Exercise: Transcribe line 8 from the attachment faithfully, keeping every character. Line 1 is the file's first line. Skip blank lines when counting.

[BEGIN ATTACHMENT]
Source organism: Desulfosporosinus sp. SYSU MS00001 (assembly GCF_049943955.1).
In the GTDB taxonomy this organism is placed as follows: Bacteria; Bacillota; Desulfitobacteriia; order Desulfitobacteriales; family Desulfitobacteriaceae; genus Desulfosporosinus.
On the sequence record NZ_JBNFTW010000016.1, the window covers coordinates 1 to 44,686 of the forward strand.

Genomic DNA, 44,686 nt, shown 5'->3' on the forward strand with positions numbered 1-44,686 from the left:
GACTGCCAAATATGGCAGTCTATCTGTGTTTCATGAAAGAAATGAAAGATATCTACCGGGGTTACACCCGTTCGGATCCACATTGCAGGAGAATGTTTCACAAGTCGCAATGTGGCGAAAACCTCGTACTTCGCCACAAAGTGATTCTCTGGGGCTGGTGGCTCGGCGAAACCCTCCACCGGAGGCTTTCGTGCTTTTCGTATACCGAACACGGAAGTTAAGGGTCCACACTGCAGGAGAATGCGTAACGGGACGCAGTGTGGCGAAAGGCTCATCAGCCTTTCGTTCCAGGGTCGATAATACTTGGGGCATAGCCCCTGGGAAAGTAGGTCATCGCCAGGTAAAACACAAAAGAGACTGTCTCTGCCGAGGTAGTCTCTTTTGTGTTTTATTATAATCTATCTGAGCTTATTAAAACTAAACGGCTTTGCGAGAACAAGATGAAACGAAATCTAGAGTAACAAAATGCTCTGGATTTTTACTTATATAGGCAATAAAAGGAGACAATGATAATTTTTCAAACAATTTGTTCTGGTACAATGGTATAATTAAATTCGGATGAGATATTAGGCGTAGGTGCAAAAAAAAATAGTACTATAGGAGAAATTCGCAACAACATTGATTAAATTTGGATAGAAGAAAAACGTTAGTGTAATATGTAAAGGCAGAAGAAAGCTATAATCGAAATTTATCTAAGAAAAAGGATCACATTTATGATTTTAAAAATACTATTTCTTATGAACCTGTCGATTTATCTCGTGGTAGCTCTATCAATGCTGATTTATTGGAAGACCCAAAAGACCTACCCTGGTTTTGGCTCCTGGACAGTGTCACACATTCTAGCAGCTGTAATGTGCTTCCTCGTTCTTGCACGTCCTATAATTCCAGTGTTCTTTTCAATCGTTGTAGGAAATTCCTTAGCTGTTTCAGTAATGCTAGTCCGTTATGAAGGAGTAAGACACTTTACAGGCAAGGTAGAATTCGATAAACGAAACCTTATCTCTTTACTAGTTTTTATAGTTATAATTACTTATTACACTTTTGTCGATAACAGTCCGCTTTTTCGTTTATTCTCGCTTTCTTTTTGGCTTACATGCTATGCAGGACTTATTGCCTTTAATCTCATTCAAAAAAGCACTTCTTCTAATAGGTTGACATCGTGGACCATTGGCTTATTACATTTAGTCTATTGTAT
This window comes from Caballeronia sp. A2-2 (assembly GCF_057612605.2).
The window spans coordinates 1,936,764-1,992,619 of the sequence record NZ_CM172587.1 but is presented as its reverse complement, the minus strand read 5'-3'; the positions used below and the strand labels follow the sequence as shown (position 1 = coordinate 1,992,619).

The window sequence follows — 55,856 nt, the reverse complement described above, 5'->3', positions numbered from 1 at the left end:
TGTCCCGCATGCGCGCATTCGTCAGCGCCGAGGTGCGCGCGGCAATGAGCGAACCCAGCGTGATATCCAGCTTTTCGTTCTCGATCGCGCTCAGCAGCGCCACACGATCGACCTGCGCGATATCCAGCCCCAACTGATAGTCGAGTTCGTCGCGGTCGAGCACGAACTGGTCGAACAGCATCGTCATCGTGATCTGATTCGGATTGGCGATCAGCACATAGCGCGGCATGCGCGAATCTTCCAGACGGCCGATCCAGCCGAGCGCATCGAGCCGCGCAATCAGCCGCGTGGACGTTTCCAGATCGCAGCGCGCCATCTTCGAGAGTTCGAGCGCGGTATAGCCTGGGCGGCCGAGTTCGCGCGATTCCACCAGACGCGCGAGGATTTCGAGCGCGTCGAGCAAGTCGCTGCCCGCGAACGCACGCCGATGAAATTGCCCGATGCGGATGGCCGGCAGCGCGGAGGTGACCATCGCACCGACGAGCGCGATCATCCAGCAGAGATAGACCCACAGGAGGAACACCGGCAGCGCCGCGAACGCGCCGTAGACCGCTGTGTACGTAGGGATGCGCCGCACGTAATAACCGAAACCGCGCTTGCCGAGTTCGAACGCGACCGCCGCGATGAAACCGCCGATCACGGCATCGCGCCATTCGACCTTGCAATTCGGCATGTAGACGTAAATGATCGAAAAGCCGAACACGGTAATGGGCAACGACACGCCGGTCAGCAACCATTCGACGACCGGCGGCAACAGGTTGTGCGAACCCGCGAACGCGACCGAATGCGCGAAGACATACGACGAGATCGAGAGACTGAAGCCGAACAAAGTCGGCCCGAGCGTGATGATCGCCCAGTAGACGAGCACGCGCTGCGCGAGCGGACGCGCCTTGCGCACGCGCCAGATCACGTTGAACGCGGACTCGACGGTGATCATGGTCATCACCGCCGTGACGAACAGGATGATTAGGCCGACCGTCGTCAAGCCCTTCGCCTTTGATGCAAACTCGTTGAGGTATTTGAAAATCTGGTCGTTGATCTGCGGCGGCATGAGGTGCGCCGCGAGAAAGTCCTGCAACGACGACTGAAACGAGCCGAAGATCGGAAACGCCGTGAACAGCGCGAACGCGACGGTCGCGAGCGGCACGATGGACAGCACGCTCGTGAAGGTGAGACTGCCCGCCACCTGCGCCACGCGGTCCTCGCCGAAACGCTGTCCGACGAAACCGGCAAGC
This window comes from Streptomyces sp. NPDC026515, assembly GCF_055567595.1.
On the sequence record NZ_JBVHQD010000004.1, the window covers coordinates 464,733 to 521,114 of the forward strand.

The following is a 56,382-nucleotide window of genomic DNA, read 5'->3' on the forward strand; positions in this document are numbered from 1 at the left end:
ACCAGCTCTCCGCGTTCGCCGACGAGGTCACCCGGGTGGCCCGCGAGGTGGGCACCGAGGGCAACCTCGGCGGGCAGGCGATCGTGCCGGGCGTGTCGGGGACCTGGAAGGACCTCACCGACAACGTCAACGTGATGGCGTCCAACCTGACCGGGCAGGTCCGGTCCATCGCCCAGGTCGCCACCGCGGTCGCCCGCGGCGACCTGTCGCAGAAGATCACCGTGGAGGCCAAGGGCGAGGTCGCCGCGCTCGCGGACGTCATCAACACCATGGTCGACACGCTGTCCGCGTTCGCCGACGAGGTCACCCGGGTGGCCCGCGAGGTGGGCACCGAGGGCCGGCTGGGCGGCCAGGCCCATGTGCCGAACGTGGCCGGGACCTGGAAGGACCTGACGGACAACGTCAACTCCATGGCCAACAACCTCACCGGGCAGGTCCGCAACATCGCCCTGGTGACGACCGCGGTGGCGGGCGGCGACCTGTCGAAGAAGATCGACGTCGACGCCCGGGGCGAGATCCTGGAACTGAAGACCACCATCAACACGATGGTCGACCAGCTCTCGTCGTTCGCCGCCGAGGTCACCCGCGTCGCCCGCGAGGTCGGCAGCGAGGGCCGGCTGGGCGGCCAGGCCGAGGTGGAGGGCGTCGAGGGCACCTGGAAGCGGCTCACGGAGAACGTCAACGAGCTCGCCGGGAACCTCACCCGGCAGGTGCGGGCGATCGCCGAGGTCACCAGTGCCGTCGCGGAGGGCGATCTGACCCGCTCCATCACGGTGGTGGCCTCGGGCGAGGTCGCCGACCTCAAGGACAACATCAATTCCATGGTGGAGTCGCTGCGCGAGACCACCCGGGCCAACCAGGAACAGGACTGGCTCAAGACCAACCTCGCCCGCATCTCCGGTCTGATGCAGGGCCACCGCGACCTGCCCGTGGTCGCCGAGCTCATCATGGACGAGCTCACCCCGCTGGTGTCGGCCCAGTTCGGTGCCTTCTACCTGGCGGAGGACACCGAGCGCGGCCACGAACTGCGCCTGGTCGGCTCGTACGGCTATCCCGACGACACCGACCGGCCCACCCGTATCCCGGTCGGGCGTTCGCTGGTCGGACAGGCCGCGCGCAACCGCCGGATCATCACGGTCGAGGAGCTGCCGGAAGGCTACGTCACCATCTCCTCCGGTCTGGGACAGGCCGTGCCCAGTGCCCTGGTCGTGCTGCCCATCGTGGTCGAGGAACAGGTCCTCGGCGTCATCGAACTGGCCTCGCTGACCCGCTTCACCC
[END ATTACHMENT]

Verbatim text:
The window sequence follows — 55,856 nt, the reverse complement described above, 5'->3', positions numbered from 1 at the left end: